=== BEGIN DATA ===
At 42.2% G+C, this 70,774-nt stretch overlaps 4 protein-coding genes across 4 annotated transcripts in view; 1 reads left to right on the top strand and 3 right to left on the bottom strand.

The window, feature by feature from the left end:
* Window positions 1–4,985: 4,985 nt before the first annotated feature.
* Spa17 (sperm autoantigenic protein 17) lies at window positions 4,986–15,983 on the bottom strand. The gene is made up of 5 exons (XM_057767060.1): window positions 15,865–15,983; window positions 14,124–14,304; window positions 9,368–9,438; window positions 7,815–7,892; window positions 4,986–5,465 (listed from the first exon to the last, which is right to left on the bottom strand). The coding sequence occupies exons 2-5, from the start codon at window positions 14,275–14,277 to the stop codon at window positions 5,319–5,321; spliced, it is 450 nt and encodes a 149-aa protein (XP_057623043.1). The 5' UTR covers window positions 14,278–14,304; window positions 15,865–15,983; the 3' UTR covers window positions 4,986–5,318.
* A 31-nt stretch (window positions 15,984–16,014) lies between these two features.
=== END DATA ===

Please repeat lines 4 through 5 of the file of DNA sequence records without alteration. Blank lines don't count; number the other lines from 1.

* Spa17 (sperm autoantigenic protein 17) lies at window positions 4,986–15,983 on the bottom strand. The gene is made up of 5 exons (XM_057767060.1): window positions 15,865–15,983; window positions 14,124–14,304; window positions 9,368–9,438; window positions 7,815–7,892; window positions 4,986–5,465 (listed from the first exon to the last, which is right to left on the bottom strand). The coding sequence occupies exons 2-5, from the start codon at window positions 14,275–14,277 to the stop codon at window positions 5,319–5,321; spliced, it is 450 nt and encodes a 149-aa protein (XP_057623043.1). The 5' UTR covers window positions 14,278–14,304; window positions 15,865–15,983; the 3' UTR covers window positions 4,986–5,318.
* A 31-nt stretch (window positions 15,984–16,014) lies between these two features.